19th November 2013: Agreed to a record $13bn settlement with US authorities for misleading investors during the housing crisis.

15th November 2013: $4.5bn settlement with investors over mortgage-backed security losses that contributed to the 2007 Financial Crisis.

25th October 2013: $5.1bn settlement with the US Federal Housing Finance Agency (FHFA) over charges it misled mortgage giants Fannie Mae and Freddie Mac during the housing boom.

19th September 2013: agreed to pay four regulators $920m relating to a $6.2bn loss incurred as a result of the “London Whale” trades.

And the Bank had already settled $7bn in no fewer than 11 other suits during the previous two years.

As Zero Hedge reported back in Summer of 2013:

“There was a time when Jamie Dimon liked everyone to believe that his JPMorgan had a “fortress balance sheet”, that he was disgusted when the US government “forced” a bailout on it, and that no matter what the market threw its way it would be just fine, thanks. Then the London Whale came, saw, and promptly blew up the “fortress” lie. But while JPM’s precarious balance sheet was no surprise to anyone (holding over $50 trillion in gross notional derivatives will make fragile fools of the best of us), what has become a bigger problem for Dimon is that slowly but surely JPM has not only become a bigger litigation magnet than Bank of America, but questions are now emerging if all of the firm’s recent success wasn’t merely due to crime. Crime of the kind that “nobody accept or denies guilt” of course – i.e., completely victimless. Except for all the fines and settlements.”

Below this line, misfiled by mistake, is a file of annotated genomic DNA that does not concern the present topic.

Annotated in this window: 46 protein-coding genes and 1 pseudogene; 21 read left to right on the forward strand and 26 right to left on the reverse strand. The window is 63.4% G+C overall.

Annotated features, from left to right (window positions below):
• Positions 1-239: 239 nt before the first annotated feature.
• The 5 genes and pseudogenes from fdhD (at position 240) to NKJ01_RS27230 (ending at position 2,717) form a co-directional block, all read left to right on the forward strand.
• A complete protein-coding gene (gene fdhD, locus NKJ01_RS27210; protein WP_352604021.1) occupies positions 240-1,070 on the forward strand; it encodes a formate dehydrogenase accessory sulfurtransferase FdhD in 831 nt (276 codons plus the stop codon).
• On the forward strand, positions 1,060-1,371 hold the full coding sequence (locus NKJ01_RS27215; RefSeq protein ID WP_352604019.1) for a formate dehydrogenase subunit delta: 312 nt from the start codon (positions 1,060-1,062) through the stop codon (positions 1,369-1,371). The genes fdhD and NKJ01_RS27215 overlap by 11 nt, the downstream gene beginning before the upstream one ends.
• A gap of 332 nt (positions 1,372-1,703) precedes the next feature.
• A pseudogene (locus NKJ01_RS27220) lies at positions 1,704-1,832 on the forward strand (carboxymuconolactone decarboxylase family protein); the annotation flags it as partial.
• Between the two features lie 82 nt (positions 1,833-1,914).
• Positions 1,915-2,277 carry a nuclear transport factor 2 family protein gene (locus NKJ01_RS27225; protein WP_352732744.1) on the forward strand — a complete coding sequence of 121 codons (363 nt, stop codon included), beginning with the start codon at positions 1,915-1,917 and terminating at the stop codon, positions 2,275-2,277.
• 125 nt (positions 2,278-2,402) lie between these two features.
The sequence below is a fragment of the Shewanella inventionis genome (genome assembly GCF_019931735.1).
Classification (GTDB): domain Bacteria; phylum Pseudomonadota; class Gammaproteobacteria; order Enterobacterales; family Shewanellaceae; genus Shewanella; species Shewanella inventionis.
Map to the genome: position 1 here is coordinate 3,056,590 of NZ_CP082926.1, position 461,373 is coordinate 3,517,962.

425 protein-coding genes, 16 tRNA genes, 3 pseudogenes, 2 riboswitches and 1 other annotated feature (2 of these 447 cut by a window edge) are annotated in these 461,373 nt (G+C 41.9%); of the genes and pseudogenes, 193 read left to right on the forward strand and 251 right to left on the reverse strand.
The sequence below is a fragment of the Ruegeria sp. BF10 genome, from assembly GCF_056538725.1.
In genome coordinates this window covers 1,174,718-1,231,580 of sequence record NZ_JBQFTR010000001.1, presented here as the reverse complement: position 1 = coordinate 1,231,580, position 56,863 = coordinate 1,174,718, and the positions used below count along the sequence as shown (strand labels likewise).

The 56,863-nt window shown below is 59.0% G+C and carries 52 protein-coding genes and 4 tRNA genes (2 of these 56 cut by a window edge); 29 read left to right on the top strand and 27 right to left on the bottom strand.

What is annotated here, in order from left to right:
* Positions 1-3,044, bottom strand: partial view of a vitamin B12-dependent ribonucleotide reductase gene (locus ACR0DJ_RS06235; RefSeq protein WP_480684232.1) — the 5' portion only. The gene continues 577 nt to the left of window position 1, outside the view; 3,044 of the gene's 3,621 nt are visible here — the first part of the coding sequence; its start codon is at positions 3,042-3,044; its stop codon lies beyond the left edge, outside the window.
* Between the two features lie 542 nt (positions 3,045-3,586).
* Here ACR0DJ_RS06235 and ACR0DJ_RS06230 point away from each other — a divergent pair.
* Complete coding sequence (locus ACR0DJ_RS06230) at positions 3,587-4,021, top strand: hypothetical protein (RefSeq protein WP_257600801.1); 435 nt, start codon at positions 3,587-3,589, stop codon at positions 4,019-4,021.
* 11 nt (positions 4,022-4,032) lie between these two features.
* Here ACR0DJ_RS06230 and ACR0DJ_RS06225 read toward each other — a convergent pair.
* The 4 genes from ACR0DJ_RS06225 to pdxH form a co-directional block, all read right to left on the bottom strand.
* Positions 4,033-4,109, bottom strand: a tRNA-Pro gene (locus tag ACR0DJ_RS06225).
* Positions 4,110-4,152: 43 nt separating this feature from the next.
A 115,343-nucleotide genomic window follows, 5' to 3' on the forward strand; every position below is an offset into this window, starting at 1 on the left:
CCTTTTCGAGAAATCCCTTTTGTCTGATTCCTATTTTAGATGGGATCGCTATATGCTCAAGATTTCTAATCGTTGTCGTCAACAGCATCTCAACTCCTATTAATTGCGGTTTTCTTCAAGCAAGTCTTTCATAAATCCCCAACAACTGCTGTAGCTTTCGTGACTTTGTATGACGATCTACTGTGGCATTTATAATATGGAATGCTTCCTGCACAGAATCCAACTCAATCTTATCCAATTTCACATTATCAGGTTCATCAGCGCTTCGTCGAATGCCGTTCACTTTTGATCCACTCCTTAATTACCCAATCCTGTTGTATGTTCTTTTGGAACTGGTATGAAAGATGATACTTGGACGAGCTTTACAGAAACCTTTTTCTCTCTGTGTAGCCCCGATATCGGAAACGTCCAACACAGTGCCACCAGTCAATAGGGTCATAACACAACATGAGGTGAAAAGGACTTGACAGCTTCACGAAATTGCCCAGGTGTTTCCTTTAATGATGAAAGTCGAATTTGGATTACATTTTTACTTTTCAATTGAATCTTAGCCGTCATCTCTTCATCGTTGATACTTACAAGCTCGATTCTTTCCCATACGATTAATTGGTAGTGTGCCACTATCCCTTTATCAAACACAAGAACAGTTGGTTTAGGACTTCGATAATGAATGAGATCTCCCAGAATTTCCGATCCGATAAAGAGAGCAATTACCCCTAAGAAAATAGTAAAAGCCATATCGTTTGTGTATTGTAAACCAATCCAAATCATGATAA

It is important to remember that there are real victims of JPMorgan’s behaviour.  Between 2007 and 2011, 5 million Americans lost their homes.  When challenged on this practise of throwing families out onto the street, Dimon replied callously:

“Giving debt relief to people that really need it, that’s what foreclosure is.”